Captcha Test

A "Completely Automated Public Turing test to tell Computers and Humans Apart".

Kinds of captchas:


This is a cute idea, but what about the visually impaired? In practice you've lost some accessibility. It's just as bad for people with dyslexia - I probably have a mild case myself, as I'm notorious for transposing digits in numbers even when they're clearly printed; it's only worse when I can't tell whether that's a '6', a 'b', or a 'G'... -- CodyBoisclair ''True, yet there are efforts to increase accessibility: reCAPTCHA, for example, has a function in which you can listen to the CAPTCHA. I think that this is quite fantastic as accessibility on the Internet and on computers in general is very important.
It doesn't take long for the creative types to adapt to new technology; see Captcha Poetry: http://www.collisiondetection.net/mt/archives/2003/11/captcha_poetry.php
how captchas could be broken

Some progress has been made in software that can break a captcha: http://www.cs.berkeley.edu/~mori/gimpy/gimpy.html.

Given sufficient infrastructure, you can work around a CaptchaTest. You run a site offering something lots of people are willing to go to a little trouble to get; pornographic images are the usual choice. Then you make them solve captchas to get at whatever-it-is. Then you hook this up to your automatic spamming machine, or whatever else captchas are getting in the way of, and (provided you have enough people visiting your site often enough) you're done: your program doesn't need to solve them, it just needs to pipe them to people willing to solve them for you. Artificial intelligence is more expensive than natural stupidity. Others are using this concept of aggregate diversification for complex photo analysis. See http://en.wikipedia.org/wiki/Amazon_Mechanical_Turk.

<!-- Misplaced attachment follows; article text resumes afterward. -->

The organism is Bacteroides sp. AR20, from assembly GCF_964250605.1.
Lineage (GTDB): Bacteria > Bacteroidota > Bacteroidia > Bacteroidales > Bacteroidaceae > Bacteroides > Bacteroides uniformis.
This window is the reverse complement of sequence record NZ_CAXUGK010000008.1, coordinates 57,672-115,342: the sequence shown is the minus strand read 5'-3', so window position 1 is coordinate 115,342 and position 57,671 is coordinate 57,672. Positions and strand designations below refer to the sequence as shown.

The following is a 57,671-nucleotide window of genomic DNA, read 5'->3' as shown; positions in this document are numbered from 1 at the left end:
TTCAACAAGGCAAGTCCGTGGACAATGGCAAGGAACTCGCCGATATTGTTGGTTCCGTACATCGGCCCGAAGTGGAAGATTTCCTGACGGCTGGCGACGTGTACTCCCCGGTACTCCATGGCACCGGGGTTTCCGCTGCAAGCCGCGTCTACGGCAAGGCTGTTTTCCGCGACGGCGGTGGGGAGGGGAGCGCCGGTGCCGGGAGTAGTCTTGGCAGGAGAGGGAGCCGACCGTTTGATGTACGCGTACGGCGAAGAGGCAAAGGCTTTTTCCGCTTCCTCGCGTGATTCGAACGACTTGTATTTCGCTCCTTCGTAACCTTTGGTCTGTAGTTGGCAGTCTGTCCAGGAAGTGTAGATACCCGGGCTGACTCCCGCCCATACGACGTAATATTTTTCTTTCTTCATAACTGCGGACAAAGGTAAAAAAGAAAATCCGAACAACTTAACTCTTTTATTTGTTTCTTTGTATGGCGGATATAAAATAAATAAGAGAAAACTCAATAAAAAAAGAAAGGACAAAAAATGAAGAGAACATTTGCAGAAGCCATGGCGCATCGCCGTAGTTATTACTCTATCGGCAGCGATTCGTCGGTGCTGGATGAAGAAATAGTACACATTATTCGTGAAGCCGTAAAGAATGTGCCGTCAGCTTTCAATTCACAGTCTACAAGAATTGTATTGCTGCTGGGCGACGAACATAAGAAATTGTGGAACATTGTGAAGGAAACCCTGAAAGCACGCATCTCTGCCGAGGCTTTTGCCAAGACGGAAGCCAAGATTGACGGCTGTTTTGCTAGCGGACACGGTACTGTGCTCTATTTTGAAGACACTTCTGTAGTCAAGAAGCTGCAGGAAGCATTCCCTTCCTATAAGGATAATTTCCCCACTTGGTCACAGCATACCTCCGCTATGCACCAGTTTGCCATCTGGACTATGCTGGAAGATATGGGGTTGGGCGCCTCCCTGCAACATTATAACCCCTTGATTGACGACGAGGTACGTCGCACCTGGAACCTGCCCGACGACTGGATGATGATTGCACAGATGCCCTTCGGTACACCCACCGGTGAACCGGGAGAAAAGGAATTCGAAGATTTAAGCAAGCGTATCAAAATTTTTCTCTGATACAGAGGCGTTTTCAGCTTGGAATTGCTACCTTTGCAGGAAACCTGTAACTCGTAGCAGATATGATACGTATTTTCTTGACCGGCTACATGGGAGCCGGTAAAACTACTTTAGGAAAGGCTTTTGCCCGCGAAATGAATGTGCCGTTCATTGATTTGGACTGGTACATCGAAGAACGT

However, if you dynamically generate the captcha image and limit access via Referer and similar, you also limit such schemes from happening.

Hardly... the point isn't that you forward the ns's to the captcha; rather, you grab the captcha, present it to the human, grab the response, and stuff it into the response field for the captcha. Timeouts on the captcha are worked around by having an appropriate amount of traffic.

Captchas are subject to man-in-the-middle attacks. Suppose I create a page with desirable content and do this:

Sort of defeats the purpose, doesn't it. (Not my idea; I read this in a Slashdot comment.)

Well, I would just put address of my site on the picture too, probably in another color. On my site there would be information asking to ignore it.

But they are worthwhile, even if they are not perfect

Captchas are one of those areas of ComputerScience that is plagued by computer scientists. Nothing is proposed without some egghead proclaiming that "I can work around it, so you can't use it, even though it is GoodEnough." People love to point out that your system isn't perfect so they can make a posting on comp.risks.